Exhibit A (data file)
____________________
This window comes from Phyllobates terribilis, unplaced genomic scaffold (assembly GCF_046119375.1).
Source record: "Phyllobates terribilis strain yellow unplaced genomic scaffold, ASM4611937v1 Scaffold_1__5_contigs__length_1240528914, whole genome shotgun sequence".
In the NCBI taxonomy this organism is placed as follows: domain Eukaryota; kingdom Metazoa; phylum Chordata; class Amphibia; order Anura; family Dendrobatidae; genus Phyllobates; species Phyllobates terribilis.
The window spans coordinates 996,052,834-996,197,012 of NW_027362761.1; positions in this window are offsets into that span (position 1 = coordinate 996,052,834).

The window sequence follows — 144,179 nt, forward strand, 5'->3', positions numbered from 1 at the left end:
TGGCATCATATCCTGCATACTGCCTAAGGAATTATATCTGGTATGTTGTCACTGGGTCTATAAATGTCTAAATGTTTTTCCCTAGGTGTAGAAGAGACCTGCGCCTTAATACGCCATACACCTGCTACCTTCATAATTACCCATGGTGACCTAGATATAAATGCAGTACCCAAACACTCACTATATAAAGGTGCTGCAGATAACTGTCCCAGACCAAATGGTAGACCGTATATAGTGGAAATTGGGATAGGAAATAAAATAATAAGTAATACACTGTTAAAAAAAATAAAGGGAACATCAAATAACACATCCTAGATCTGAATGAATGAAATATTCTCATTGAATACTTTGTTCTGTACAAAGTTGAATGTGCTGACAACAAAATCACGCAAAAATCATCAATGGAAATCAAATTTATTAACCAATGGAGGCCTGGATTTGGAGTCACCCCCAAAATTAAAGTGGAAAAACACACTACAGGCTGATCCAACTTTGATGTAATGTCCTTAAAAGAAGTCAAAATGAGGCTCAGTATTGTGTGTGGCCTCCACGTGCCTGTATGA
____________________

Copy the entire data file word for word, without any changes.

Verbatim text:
This window comes from Phyllobates terribilis, unplaced genomic scaffold (assembly GCF_046119375.1).
Source record: "Phyllobates terribilis strain yellow unplaced genomic scaffold, ASM4611937v1 Scaffold_1__5_contigs__length_1240528914, whole genome shotgun sequence".
In the NCBI taxonomy this organism is placed as follows: domain Eukaryota; kingdom Metazoa; phylum Chordata; class Amphibia; order Anura; family Dendrobatidae; genus Phyllobates; species Phyllobates terribilis.
The window spans coordinates 996,052,834-996,197,012 of NW_027362761.1; positions in this window are offsets into that span (position 1 = coordinate 996,052,834).

The window sequence follows — 144,179 nt, forward strand, 5'->3', positions numbered from 1 at the left end:
TGGCATCATATCCTGCATACTGCCTAAGGAATTATATCTGGTATGTTGTCACTGGGTCTATAAATGTCTAAATGTTTTTCCCTAGGTGTAGAAGAGACCTGCGCCTTAATACGCCATACACCTGCTACCTTCATAATTACCCATGGTGACCTAGATATAAATGCAGTACCCAAACACTCACTATATAAAGGTGCTGCAGATAACTGTCCCAGACCAAATGGTAGACCGTATATAGTGGAAATTGGGATAGGAAATAAAATAATAAGTAATACACTGTTAAAAAAAATAAAGGGAACATCAAATAACACATCCTAGATCTGAATGAATGAAATATTCTCATTGAATACTTTGTTCTGTACAAAGTTGAATGTGCTGACAACAAAATCACGCAAAAATCATCAATGGAAATCAAATTTATTAACCAATGGAGGCCTGGATTTGGAGTCACCCCCAAAATTAAAGTGGAAAAACACACTACAGGCTGATCCAACTTTGATGTAATGTCCTTAAAAGAAGTCAAAATGAGGCTCAGTATTGTGTGTGGCCTCCACGTGCCTGTATGA